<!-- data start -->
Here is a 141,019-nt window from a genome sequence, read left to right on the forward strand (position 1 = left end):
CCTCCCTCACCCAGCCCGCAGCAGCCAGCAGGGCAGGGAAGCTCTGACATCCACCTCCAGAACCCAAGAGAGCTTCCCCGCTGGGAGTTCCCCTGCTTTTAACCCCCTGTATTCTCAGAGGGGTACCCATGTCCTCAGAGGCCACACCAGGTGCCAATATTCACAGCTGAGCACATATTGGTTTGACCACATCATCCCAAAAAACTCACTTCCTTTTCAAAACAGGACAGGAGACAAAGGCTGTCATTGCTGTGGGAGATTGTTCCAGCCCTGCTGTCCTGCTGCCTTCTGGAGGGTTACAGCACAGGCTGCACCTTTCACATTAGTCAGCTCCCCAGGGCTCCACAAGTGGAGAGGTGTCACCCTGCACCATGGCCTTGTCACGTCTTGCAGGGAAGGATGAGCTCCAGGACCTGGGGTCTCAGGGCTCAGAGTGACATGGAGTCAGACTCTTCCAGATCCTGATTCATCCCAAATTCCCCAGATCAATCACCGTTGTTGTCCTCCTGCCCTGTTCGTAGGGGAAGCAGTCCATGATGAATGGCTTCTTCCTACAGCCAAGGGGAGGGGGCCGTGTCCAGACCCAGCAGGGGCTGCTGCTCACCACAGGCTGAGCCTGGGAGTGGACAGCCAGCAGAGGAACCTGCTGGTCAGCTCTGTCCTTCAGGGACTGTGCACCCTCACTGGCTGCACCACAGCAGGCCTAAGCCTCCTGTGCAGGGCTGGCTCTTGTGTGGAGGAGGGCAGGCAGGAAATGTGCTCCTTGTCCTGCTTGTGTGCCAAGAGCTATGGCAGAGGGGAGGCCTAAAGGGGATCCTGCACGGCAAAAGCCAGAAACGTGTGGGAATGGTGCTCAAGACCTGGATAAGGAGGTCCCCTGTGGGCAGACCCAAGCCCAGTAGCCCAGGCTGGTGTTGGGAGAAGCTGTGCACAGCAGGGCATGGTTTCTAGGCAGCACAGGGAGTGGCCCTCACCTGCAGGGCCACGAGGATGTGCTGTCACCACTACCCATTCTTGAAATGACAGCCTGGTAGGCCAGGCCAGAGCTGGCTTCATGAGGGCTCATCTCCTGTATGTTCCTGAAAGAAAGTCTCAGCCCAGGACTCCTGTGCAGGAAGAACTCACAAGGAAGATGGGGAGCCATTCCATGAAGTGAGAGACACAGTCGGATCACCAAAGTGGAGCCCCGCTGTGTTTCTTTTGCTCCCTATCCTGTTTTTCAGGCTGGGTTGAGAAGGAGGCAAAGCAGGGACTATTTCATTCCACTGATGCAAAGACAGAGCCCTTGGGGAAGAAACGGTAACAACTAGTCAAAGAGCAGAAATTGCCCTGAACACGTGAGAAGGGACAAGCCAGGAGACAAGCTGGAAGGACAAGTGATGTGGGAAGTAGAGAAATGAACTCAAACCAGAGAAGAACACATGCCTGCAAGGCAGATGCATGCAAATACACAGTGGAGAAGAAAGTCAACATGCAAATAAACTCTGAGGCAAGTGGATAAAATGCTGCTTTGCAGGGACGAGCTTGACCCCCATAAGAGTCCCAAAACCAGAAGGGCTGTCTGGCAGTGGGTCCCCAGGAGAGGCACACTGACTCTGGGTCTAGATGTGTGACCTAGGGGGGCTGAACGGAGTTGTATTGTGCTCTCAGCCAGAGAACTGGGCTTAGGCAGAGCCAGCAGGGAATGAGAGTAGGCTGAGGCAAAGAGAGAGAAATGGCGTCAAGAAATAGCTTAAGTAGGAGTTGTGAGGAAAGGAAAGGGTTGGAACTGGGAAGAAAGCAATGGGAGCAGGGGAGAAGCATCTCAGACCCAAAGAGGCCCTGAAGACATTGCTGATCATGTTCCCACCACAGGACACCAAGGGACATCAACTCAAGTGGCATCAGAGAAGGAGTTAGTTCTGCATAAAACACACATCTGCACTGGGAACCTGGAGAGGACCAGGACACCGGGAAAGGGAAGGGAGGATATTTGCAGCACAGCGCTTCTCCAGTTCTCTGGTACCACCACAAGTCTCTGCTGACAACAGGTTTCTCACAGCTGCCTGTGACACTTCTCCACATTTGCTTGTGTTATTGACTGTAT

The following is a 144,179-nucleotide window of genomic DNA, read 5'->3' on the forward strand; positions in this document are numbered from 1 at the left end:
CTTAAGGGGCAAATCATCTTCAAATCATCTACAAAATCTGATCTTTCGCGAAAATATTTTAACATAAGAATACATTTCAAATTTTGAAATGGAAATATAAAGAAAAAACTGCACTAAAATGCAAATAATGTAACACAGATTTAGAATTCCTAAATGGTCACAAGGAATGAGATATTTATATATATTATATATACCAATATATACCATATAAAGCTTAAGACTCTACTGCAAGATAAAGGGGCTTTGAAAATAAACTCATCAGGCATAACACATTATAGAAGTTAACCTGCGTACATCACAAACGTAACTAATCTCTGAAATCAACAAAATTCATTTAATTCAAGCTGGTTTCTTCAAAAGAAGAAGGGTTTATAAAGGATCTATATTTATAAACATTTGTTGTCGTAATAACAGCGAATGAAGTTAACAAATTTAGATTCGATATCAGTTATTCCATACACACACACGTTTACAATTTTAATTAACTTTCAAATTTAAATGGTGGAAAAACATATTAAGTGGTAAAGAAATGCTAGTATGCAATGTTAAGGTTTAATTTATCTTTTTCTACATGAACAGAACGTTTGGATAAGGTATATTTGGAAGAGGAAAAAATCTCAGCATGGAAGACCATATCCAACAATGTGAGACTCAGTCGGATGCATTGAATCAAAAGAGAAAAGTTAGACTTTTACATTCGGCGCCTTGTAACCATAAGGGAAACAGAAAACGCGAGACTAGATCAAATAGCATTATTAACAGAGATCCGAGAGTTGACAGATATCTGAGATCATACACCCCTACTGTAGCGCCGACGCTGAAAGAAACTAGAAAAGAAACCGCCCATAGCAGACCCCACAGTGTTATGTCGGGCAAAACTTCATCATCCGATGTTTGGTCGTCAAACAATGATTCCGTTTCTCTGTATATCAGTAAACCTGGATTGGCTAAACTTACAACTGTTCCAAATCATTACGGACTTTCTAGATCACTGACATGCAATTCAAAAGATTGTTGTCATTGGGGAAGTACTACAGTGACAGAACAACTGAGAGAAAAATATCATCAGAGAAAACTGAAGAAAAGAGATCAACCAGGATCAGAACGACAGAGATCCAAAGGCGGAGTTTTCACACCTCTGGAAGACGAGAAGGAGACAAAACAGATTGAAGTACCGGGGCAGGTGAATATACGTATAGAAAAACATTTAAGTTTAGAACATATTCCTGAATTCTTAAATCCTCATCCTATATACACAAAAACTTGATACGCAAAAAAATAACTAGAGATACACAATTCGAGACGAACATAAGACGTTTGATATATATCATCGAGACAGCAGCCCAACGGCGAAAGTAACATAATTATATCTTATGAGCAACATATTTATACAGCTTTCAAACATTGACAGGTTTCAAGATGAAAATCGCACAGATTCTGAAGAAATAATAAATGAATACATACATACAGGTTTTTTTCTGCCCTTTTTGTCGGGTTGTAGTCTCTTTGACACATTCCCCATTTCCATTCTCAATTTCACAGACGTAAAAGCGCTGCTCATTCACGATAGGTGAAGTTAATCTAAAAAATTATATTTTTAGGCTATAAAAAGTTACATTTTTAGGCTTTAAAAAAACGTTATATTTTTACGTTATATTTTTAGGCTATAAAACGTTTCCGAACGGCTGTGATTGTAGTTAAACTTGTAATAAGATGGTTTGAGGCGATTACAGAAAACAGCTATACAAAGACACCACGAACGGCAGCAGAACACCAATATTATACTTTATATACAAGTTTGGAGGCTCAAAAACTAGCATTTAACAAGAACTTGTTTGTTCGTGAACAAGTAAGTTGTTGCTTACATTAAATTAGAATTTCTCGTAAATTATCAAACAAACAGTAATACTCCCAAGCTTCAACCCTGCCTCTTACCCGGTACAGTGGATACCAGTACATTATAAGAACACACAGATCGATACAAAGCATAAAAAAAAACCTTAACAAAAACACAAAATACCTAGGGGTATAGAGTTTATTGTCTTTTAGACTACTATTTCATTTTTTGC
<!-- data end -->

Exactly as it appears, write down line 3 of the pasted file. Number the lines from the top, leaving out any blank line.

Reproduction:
The following is a 144,179-nucleotide window of genomic DNA, read 5'->3' on the forward strand; positions in this document are numbered from 1 at the left end: